"The study not only reveals that capuchin monkeys are able to individually recognize familiar faces, but it also convincingly demonstrates they understand the two-dimensional representational nature of photographs," says lead researcher Jennifer Pokorny. "The fact these monkeys correctly determined which faces belonged to in-group versus out-group members, corresponding to their personal experiences, validates the conclusion that capuchin monkeys view images of faces as humans do -- as individuals they do or do not know.
For the study, the capuchins viewed photographs of four different faces. One of the four pictures was of a capuchin from their own group, which they needed to tell apart from three strangers. They also needed to do the reverse, differentiating one stranger from three familiar individuals.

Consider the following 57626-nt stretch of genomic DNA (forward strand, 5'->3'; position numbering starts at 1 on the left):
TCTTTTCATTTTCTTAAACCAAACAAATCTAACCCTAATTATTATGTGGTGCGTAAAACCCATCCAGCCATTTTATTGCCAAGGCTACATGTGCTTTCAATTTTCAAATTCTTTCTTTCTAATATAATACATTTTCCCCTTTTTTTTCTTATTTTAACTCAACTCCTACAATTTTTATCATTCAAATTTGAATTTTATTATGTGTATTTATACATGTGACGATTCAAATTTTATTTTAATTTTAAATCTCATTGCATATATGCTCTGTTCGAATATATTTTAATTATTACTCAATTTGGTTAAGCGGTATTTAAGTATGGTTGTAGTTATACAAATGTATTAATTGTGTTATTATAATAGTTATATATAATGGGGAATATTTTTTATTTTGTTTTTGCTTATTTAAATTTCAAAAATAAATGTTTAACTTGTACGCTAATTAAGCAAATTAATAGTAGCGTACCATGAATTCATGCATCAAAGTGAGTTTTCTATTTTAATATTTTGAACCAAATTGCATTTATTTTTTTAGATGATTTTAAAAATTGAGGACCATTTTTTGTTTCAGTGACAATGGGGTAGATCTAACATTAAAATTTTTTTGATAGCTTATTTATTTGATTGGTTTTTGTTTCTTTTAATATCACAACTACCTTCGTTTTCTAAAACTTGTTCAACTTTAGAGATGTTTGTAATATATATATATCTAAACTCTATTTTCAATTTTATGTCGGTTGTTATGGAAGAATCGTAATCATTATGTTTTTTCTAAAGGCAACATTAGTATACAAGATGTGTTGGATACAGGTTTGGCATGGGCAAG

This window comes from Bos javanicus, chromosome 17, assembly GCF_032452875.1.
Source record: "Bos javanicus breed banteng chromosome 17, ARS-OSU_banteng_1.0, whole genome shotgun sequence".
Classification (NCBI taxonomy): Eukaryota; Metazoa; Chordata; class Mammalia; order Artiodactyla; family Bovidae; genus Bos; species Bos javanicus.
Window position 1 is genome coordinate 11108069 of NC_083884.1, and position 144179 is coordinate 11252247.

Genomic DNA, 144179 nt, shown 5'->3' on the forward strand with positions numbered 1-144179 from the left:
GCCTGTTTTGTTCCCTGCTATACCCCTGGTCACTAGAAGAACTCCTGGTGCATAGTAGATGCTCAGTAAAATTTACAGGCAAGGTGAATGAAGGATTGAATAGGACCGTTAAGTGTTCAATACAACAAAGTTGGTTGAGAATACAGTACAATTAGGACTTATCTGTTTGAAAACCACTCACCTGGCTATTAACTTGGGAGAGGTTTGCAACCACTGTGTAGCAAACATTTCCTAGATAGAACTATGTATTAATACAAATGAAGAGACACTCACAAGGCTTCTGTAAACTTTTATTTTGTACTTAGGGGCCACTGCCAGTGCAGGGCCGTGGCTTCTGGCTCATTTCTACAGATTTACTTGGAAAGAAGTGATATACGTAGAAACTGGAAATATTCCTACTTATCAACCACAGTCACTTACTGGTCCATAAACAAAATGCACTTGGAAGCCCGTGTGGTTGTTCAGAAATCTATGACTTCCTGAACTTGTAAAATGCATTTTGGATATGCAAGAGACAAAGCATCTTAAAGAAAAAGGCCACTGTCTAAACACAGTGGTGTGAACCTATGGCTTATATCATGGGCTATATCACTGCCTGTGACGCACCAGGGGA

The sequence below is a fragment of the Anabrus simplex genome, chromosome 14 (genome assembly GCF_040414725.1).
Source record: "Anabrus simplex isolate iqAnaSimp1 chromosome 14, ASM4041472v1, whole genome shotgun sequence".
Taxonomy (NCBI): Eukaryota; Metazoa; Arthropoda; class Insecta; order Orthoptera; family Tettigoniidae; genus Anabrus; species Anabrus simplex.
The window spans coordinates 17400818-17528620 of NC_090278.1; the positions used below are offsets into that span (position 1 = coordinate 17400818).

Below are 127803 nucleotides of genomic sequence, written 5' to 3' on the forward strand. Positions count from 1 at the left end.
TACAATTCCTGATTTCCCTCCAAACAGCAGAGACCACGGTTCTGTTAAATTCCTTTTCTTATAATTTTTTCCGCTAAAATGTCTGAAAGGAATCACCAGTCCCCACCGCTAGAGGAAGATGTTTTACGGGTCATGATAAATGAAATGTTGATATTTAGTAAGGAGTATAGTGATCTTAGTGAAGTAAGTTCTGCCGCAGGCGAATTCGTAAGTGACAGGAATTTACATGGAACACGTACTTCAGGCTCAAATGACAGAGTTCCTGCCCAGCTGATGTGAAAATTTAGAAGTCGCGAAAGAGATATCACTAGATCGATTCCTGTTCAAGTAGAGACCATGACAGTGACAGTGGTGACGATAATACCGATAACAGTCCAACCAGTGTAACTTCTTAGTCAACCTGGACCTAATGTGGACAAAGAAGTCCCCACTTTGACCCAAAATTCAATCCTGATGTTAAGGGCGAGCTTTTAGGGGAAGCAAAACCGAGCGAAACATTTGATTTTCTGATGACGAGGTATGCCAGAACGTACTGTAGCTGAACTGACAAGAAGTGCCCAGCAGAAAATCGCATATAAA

“This required monkeys to look at similar-looking faces and use their personal knowledge of group mates to solve the task,” says Pokorny. "They readily performed the task and continued to do well when shown new pictures in color and in gray-scale, as well as when presented with individuals they had never before seen in pictures, though with whom they were personally familiar."
Researchers often use two-dimensional images in experiments, yet there is little conclusive evidence to suggest nonhuman primates, particularly monkeys, truly understand the image represents individuals or items in real life.
Pokorny trained under Emory primatologist Frans de Waal, who says the study is the first to show face recognition in monkeys is fundamentally similar to that in humans, indicating that face recognition is an evolutionarily ancient ability. De Waal is director of the Yerkes Living Links Center.